You know, I have often thought that entrepreneuring, to people who haven't been through it, must seem like nothing but fun and games. I sometimes compare it to playing Russian roulette. You spin the cylinder and you pull the trigger once, and nothing happens. But you know, next quarter comes around, and you get to spin that cylinder again, and the odds don't change. Every time it's the same odds and it's continual coping, coping, coping. Obviously, that's the challenge. That leads me to what I call the 90-degree rule.

Jim gave you some stories about starting his company and he ended up very differently from where he started out. Every single company that I have been involved in ends up being rather different than what we started out to be. It's like the old honeybee that goes out to get pollen and all the honeybee knows is "I want pollen" and he doesn't think anything else. The fact that he ends up creating a lot of honey turns out to be a side business, 90 degrees off from what he set out to accomplish.

If you start out for fame, for glory, if you start out for anything, you are not going to get it. You are going to end up getting something else 90 degrees off to the side. Basically, business is one large social experiment, a social experiment with yourself, and a social experiment with those that you work with.

If you start out doing what is really fun for you, what you really like to do, you probably are going to do it better than the next person who’s not having fun. If you really do what's fun, like the honeybee, hopefully you'll create some honey. Thank you.

I get to introduce Mario Morino. Mario is a legend. Anything you say about him is redundant. He has been there. He has done it all. He has created tonight. The man is a nonstop creation machine. Mario.

Mario Morino— The Right Place at the Right Time

Thanks, everybody, for being here. The theme I'd like to weave through this short talk is the right place at the right time. We are at the very beginning of a new frontier, and from my perspective, one that is dramatically different than what I stumbled into when my career began in the 1960s. I believe we are at ground zero in the Greater Washington region.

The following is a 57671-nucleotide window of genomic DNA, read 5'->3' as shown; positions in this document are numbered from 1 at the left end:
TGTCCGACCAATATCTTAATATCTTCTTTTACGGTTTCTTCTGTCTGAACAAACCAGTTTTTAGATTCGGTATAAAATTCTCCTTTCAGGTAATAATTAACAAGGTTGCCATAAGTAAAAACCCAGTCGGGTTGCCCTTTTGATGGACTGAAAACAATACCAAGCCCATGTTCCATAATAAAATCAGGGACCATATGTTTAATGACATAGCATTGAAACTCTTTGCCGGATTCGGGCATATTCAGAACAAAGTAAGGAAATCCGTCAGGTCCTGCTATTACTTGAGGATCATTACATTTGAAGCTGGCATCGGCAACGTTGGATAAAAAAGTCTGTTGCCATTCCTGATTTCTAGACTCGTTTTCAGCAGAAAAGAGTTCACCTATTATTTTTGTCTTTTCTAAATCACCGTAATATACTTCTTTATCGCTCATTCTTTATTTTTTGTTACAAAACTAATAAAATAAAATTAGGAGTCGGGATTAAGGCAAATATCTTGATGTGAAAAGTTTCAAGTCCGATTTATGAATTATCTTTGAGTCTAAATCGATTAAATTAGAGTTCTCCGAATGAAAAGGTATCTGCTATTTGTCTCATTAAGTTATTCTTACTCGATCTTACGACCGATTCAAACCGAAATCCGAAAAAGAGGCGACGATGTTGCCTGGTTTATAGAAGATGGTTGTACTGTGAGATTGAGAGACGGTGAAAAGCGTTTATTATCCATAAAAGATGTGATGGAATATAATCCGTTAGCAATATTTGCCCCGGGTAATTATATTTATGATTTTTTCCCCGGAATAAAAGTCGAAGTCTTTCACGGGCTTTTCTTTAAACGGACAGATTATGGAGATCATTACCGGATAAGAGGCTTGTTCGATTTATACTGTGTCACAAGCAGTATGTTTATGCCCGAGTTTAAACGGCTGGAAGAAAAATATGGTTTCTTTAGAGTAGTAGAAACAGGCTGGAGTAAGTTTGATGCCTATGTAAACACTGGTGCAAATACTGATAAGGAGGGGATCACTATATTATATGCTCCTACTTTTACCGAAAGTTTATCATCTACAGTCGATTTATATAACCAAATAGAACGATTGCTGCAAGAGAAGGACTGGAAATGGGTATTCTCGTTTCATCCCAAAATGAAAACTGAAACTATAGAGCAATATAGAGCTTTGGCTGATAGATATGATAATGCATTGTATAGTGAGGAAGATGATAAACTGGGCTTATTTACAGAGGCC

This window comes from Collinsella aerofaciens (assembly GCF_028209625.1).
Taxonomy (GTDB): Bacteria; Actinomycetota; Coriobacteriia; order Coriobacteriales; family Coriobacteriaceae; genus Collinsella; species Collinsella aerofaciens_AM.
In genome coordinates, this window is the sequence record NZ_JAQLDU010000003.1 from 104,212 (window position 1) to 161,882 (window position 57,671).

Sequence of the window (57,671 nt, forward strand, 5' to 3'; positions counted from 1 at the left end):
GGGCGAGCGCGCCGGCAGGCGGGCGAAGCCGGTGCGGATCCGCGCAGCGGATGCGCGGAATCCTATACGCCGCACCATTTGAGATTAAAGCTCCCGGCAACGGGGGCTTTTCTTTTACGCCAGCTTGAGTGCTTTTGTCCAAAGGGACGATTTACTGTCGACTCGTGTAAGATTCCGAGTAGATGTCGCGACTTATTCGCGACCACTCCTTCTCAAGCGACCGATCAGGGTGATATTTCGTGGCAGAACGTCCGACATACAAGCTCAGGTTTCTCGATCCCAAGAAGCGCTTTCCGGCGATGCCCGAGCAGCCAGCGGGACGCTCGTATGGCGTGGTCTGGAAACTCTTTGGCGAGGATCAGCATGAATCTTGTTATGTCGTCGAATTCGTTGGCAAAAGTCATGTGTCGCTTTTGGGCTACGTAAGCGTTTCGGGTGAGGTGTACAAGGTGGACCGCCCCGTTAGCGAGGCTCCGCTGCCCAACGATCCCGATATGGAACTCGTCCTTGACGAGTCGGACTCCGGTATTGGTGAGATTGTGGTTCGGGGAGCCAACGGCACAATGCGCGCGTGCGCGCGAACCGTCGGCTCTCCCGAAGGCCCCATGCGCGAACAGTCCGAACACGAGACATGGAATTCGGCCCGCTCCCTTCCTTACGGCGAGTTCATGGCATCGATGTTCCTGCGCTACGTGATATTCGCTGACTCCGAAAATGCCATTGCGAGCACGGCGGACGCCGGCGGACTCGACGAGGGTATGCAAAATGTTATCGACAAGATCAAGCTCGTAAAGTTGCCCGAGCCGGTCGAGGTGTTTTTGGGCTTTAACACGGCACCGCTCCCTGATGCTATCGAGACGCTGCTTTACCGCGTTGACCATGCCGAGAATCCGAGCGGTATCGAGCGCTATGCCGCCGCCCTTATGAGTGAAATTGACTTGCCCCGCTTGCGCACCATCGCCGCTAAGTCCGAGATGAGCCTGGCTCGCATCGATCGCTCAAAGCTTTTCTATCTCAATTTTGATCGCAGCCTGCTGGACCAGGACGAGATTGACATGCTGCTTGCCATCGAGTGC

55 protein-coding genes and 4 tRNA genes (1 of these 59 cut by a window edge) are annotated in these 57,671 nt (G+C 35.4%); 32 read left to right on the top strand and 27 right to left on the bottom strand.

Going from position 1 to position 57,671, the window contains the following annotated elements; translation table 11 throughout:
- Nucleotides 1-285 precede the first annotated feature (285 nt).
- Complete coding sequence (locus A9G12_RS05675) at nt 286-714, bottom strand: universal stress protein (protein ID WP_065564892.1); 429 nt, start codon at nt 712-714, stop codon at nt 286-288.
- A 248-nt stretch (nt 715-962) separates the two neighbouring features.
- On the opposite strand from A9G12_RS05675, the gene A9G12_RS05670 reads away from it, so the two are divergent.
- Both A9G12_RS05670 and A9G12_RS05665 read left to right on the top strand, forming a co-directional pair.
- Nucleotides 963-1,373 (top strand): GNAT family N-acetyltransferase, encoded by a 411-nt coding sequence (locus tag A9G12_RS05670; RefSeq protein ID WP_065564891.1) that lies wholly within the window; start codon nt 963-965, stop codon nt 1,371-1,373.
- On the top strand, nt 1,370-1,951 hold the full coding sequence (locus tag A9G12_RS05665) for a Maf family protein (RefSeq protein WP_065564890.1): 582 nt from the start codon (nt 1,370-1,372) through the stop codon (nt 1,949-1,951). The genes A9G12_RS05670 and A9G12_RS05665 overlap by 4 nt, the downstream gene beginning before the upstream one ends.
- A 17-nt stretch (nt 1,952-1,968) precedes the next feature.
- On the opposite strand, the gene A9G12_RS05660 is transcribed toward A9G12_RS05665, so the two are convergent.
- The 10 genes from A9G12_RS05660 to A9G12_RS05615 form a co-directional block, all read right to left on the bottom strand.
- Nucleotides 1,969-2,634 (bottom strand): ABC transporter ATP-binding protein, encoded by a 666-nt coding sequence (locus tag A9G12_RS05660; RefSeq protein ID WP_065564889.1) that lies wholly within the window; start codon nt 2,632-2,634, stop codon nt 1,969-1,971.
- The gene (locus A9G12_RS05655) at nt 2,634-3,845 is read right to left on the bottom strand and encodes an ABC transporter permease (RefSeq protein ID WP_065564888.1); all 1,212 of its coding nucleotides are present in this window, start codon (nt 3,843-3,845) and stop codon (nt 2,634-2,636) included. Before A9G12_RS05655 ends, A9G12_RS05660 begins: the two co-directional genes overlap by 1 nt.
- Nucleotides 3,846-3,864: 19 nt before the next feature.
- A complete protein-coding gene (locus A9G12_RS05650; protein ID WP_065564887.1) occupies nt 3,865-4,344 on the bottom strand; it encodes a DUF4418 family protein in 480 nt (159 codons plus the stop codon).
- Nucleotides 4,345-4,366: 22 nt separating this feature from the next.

We are at a place of convergence that is making us different because we are sitting in the middle. The fact is that communications (the pipes), computing (the process) and content (the information) are all converging, and they are converging nowhere in the world better than in this region.

To illustrate how opportune the timing is, I'd like to quote from an article entitled "Sampling of Start-Ups Shows How the Internet Inspires," from the June 4, 1997, Wall Street Journal. "There has rarely been a more fertile time to start a company. Communications breakthroughs, including the Internet, have lowered the entry bar and inspired new ideas. In the first quarter of this year alone, venture capitalists invested in 281 start-ups, up 45% from a year earlier, according to a Price Waterhouse survey. Meanwhile, the survey found, funding soared 75% to $929 million."

I want to go back in time, and I hate to say this, but some of you weren't even born yet. This is a pretty disturbing fact for an about-to-be-54-year-old Italian.

In 1954, I took a course in systems design. At the end of the course, the instructor made a comment to the class. He said, "Congratulations on finishing this class in systems design. I wish you all luck, but the trouble is that none of you are going to need it. The good part of this class is that half of you are going to be really successful. The bad part is so will the other half."

What he was trying to say is something that is with us today—that we are at the beginning of a new frontier. The frontier back then was computers in business, and where there was fear, uncertainty and doubt, opportunity would be infinite. I can't emphasize enough how true that was in that era. In those days, if you could walk, talk, chew gum and speak computers, you were going to make it. We were at the right place at the right time. It’s similar to where we are today.